The NETT’s western route is in the small town of Farmersville, Collin County.

The city owns the first 13 miles of the trail and has been working to develop the route, Mayor Bryon Wiebold said, including paving the first three miles.

The trail is the city’s “number one attraction,” Wiebold said, and the community as a whole is “very pro-trail.”

From Farmersville, the route heads east through a series of municipalities and counties and ends in the town of New Boston, about 20 miles from Texarkana.

The trail gets rougher the further east you go, users say. And although there are other paved sections, including near the city of Paris, the path sometimes runs over worn bridges and through dense vegetation. Some parts of the trail can become large mud puddles, making it difficult (or dangerous) to navigate.

Tod Douglas and Paul Rust navigate around a fallen tree on the Northeast Texas Trail, between Celeste and Wolfe City, during a spring 2022 bike ride.Tod Douglas and Paul Rust navigate around a fallen tree on the Northeast Texas Trail, between Celeste and Wolfe City, during a spring 2022 bike ride.

Tod Douglas and Paul Rust navigate around a fallen tree on the Northeast Texas Trail, between Celeste and Wolfe City, during a spring 2022 bike ride.

Kelly Whitley, the president of the NorthEast Texas Trail Coalition, said members of the organization and other users have hoped for years that the trail would be picked up by the Parks and Wildlife Department. While the coalition and its partners have done the work to develop the trail, she said, maintenance is a whole different story. And it’s a beast that is often not taken into account in the grants used to develop the trail so far.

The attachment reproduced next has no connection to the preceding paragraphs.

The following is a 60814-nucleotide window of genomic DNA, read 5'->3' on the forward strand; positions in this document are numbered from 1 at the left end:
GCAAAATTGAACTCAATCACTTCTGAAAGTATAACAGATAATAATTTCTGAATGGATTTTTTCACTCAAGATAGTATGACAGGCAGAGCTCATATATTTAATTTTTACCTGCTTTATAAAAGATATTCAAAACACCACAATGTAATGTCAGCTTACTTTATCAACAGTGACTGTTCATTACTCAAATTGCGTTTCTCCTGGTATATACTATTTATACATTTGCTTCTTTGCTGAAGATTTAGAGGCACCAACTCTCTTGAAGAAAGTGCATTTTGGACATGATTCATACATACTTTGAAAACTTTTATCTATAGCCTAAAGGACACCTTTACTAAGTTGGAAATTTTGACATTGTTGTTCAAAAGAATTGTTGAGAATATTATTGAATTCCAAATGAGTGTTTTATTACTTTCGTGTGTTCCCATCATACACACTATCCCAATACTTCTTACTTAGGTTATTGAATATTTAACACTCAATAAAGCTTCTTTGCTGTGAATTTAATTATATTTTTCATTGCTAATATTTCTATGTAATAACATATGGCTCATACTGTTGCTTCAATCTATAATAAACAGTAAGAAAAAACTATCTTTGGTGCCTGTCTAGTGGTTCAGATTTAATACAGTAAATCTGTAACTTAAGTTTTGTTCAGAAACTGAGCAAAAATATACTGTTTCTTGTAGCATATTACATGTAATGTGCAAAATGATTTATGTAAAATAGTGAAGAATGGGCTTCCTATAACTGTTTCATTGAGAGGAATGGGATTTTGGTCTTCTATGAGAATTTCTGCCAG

“We may not have a lot of money, but we have all the passion,” Whitley said. “We want to bring this matter to a successful conclusion.”

Wiebold — who also sits on the board of the NorthEast Texas Trail Coalition as Farmersville’s representative — said he hasn’t yet formed an opinion on the linear state park idea. He’s not opposed to it, he said, but he still has many questions, including logistical questions such as whether the Parks and Wildlife Department would charge a fee to access the trail.

“Our question is, ‘How is that all going to work out?’” Wiebold said. “We are not against it, we just don’t know what it is at the moment. So a number of questions need to be answered.”

JJ Fleury — the director of Texas State Parks’ Planning and Geospatial Resources Program — said it’s too early to say when the department will decide how to move forward with the Nett. The feasibility study will provide more answers; the department aims to complete that investigation by the end of April, although the deadline could be extended.

Fleury said the department is “pretty excited about that study coming out and seeing the potential for the Nett.”